Basketball Hall of Famer and coach of the University of North Carolina (UNC) women’s basketball team, Sylvia Hatchell, will step down from her coaching duties to defeat her biggest rival yet — cancer.

Coach Hatchell publicly announced in a UNC press release on Monday that she will temporarily step away from her on-the-court coaching after receiving her leukemia diagnosis. "I will remain very much involved with my team and day-to-day operations here at UNC and expect to return to my sideline responsibilities as soon as possible," Hatchell said in a statement, Fox Sports reports.

Hatchell confidently leaves her team in the hands of her veteran staff. The Tar Heel women’s longtime assistant, Andrew Calder, will be in charge of the program but Hatchell will still be actively involved with the UNC team while she pursues treatment.

'"…Coach Hatchell and Coach Calder have been together so long, the program won't miss a beat on how things are taught. They're like brother and sister, and that bond is so incredibly strong. I know he'll do his best for her,” Charlotte Smith, the former Tar Heels star who is now head coach at Elon, told ESPN.

According to the Mayo Clinic, leukemia treatment options are based on the patient’s age, overall health, type of leukemia, and the disease's progression. In battling leukemia, chemotherapy is considered the major form of treatment. Chemotherapy uses chemicals to kill the leukemia cells either by drugs that come in a pill form or through an injection directly into the patient’s veins.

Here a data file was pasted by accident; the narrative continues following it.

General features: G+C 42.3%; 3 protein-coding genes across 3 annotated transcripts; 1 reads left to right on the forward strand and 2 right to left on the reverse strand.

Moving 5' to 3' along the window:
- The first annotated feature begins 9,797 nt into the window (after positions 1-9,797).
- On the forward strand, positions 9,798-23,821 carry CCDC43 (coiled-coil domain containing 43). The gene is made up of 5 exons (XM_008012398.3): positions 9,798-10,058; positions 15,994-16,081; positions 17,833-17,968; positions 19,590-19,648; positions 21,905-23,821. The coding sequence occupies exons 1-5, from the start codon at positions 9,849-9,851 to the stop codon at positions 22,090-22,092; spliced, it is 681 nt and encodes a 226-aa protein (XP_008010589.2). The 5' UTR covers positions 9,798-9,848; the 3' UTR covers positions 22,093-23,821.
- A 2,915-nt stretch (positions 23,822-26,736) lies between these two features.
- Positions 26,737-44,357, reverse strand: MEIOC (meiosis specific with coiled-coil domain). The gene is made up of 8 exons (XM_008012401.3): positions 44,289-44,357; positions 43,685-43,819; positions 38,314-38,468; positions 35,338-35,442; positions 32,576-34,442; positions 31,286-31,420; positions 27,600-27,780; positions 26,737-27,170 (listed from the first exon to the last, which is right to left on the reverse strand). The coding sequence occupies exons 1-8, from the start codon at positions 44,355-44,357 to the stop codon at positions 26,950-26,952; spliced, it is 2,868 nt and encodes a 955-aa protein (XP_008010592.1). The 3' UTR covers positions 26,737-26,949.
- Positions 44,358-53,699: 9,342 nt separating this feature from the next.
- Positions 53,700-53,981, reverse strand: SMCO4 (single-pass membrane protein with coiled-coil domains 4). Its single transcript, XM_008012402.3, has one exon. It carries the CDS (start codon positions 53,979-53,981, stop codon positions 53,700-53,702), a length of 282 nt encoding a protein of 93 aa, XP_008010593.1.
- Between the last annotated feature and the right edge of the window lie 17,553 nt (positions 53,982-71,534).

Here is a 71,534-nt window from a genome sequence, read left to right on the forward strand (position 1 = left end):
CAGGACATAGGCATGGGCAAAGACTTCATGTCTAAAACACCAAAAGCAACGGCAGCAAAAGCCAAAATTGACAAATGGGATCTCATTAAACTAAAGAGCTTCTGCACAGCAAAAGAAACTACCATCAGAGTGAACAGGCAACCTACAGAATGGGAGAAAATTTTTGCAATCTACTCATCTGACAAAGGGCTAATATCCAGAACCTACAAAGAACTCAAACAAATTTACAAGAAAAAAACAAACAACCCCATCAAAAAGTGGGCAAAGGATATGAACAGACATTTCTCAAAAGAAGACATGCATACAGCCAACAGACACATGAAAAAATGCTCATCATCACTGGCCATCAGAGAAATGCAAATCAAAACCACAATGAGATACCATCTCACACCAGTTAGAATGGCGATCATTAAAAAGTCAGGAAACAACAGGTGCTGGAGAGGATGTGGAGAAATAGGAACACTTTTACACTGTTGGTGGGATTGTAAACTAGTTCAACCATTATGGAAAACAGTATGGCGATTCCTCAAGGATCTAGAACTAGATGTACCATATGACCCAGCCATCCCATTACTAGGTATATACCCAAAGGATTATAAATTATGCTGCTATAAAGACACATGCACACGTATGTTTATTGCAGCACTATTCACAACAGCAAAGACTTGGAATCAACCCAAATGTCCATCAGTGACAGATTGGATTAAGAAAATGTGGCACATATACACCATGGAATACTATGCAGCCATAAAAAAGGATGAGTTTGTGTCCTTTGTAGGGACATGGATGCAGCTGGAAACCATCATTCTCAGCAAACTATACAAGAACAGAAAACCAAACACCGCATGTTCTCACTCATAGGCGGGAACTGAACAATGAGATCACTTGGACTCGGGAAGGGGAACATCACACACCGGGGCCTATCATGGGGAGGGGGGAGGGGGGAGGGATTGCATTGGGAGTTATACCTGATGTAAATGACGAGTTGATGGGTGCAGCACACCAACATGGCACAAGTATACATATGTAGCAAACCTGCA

Hatchell will seek treatment at the UNC Lineberger Comprehensive Care Center on the Chapel Hill campus under the supervision of Dr. Pete Voorhees, an oncologist and associate professor in UNC's School of Medicine.

''Sylvia remains strong and in good spirits,'' Voorhees said in a statement, reports Fox Sports. ''She is physically and mentally tough, and this will serve her well on her journey. We are optimistic that she will do well."

The UNC women’s basketball team has gone through cancer battles in the past. Jessica Breland, one of Hatchell’s players, had to redshirt the 2009-2010 season at UNC while undergoing treatment for Hodgkin's lymphoma — a cancer of the lymphatic system that compromises the body’s ability to fight infection. Hatchell was a “tireless advocate” who treated Breland like "she was her own child," Smith said to ESPN.

Smith, the UNC women’s basketball team, and the Chapel Hill community have sent their love and support for Hatchell who will face her biggest challenge in her career. Hatchell’s support from her immediate family includes her husband, Sammy, who is also a coach, and her 24-year-old son, Van, who also a big part of the Tar Heels family.

"My veteran staff and team will be well prepared and meet any challenges until my return. Don't forget I am a Tar Heel woman!" Hatchell proudly said in a statement.